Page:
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The Magic Cafe Forum Index » » Food for thought » » Is it right to "kill"? (0 Likes) Printer Friendly Version

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Alex Linian
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"During my show, I fried my audience, then I killed them, then I destroyed them"

Should we be using these words when refering to our beloved spectators?

If in the next two weeks more than fifty people agree that we should get rid of these words from our vocabulary, I will start an underground movement against them.

If there are any other expressions you don't like, express them here.

Alex Linian
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I don't like the word "evolution," which implies a loving Creator didn't make us. This is part and parcel of disrespect for what humans are, and lead to the kind of language you object to, Alex. I want to gather great numbers of people to prevent the use of language which I object to, although such prevention should not be applied to my own language.

Will you stand behind my wish to get rid of someone else's right to expression and point of view, or will you instead object to my own attempt to force others to my beliefs?

I just think it ironic when someone objects to someone else being able to express themselves, without thinking of the consequences...
Partizan
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Alex, They are the words of ego.

A magician that uses them does not empathize with their audience but this does not mean they are wrong.
"You cannot depend on your eyes when your imagination is out of focus."
- Mark Twain
Pablo Leal
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"During my show, I fried my audience, then I killed them, then I destroyed them"??..... Who said that Alex?
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Jonathan Townsend
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It is tempting to describe one's audience as an animal which has moods and can require some handling.

My "favorite" audience management description comes from a long time working pro whose goal is to:

"Hit them in the head, tie them in a knot and get off"

If you know the sense of the words as used, it's not such a poor description of getting attention and interest by impressing them, making them laugh and finishing one's act while they like you.
...to all the coins I've dropped here
Skip Way
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Fry, Kill and Destroy...These are terms that date back to Vaudevillean days. They were "backstage" slang terms used to describe a performer's (primarily comics) effect on an audience often viewed as adversarial. An antagonistic relationship was regularly...and justly...presumed between performer and audience...and the terms simply evolved from this environment.

Since modern day comedians, variety artists and magicians have their roots in Vaudeville, the terms have become a part of our current lexicon. If you don't like the terms...don't use them. Kindly leave the rest of us...who understand and appreciate the inside humor of the terms...alone.

God save us from tongue-in-cheek crusaders,
Skip
How you leave others feeling after an Experience with you becomes your Trademark.

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drwilson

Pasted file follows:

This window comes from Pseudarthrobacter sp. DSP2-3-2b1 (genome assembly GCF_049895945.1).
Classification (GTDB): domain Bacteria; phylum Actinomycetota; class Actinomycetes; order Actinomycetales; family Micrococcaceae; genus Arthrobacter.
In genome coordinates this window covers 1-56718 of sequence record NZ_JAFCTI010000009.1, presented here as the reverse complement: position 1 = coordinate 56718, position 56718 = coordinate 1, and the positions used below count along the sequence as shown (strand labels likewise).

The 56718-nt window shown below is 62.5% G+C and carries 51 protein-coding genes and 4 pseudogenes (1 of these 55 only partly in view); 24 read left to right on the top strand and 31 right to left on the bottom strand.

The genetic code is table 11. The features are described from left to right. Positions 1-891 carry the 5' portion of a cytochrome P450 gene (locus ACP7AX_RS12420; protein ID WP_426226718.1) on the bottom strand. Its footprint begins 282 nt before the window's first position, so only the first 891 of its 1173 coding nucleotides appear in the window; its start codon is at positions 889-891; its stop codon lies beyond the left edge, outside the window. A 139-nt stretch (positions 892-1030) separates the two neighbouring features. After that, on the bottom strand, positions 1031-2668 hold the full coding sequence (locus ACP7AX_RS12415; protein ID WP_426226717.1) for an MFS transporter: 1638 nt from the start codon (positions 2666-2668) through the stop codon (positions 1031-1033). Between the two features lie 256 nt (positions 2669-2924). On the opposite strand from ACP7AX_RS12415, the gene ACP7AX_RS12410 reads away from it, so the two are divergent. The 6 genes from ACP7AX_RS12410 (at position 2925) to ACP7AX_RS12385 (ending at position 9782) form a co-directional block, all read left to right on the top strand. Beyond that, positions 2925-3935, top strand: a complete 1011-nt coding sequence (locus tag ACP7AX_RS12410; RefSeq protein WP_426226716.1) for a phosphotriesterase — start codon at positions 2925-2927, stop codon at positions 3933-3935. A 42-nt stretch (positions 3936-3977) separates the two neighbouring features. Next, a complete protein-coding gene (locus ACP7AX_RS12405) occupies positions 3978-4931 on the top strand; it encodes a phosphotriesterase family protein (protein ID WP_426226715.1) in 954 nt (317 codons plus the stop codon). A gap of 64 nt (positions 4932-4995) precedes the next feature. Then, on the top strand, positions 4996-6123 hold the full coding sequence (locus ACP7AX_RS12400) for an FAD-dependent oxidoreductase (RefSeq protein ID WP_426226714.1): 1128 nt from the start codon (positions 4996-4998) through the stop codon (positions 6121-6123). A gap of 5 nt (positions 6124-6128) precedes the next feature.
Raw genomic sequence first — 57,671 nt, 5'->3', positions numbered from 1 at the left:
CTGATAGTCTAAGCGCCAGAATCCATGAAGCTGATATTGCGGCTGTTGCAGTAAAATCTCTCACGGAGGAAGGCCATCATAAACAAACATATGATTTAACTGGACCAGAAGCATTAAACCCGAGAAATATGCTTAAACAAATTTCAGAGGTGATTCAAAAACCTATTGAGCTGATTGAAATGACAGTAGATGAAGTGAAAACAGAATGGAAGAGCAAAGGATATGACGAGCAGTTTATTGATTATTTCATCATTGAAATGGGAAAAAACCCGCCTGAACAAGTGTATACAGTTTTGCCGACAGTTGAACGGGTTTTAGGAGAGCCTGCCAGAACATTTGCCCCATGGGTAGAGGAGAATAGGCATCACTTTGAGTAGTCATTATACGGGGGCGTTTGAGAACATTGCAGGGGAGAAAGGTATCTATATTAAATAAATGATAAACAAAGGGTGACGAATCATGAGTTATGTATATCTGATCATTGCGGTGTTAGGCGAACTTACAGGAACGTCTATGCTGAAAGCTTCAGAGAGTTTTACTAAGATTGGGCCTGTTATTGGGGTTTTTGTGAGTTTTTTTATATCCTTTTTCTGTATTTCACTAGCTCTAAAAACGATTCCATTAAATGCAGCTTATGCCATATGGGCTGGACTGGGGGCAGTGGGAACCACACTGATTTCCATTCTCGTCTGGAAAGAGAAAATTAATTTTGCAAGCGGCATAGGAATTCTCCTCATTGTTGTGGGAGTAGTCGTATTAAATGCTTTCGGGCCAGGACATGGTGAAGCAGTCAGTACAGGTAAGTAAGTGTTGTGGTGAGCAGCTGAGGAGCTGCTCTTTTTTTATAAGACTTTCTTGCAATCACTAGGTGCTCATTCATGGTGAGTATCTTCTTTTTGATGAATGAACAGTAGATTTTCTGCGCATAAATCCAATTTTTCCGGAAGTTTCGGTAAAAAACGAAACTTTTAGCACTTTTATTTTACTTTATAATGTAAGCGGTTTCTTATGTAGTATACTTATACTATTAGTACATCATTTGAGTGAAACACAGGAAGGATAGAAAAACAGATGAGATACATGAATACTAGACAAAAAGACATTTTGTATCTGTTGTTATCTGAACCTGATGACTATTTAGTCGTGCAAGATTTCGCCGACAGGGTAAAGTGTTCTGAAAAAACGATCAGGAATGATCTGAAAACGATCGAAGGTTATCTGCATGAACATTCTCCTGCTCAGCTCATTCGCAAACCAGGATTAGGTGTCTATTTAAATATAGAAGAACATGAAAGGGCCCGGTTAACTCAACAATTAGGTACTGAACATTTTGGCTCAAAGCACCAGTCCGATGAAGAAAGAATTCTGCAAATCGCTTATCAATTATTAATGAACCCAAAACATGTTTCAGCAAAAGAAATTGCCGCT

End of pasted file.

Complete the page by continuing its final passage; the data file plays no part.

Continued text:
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There is a really excellent use of the language of warfare in the context of street performing in The Secret Art of Magic, one of the most refreshing books on the theory of magic in my library. You really ought to read this book, but just as one thought from it, consider that our act either kills or it dies.

Magic is war, waged on the minds of the audience. This does not mean that we do not respect our audience. They are at least as smart as we are, if not more so. We are often self-deluded, and self-delusion is one of our worst adversaries in deception.

Sun Tzu teaches us that success in warfare depends on overwhelming odds and generous terms. Overwhelming odds in this case means that our routines are very carefully planned, rehearsed, and audience-tested. Generous terms in this case means that we respect our worthy adversaries (the audience), and once we have defeated their minds, we generously welcome them into the enjoyable world of the fantasy entertainment that we have created. We do not snicker at them because we fooled them.

Yours,

Paul
Alex Linian
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Hey I don't know how I feel about these expressions...that's why I'm asking.
drwilson
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Perhaps we of the early twenty-first century do not like the language of warfare because the nature of warfare has changed since the time of Sun Tzu. In his day, they did not kill civilians by pushing buttons from a great distance away, and did not react to a powerful opponent by killing civilians in suicide attacks.

Yours,

Paul
Alex Linian
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Quote:
On 2005-11-15 05:10, Pablo Leal wrote:
"During my show, I fried my audience, then I killed them, then I destroyed them"??..... Who said that Alex?

Ok...I might have exagerated a little...i havn't heard anyone say exactly that, but they do say similar, not as harsh, things. They do use those words though.
Frank Simpson
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These terms, as noted above, are simply euphemisms. In certain context among performers, they have a completely different meaning. It is merely a form of shorthand. To say "I killed tonight" is shorthand for "my show went very well and the audience ate it up"....Oops! Ate it up... now am I in danger of accusing my audience of obesity?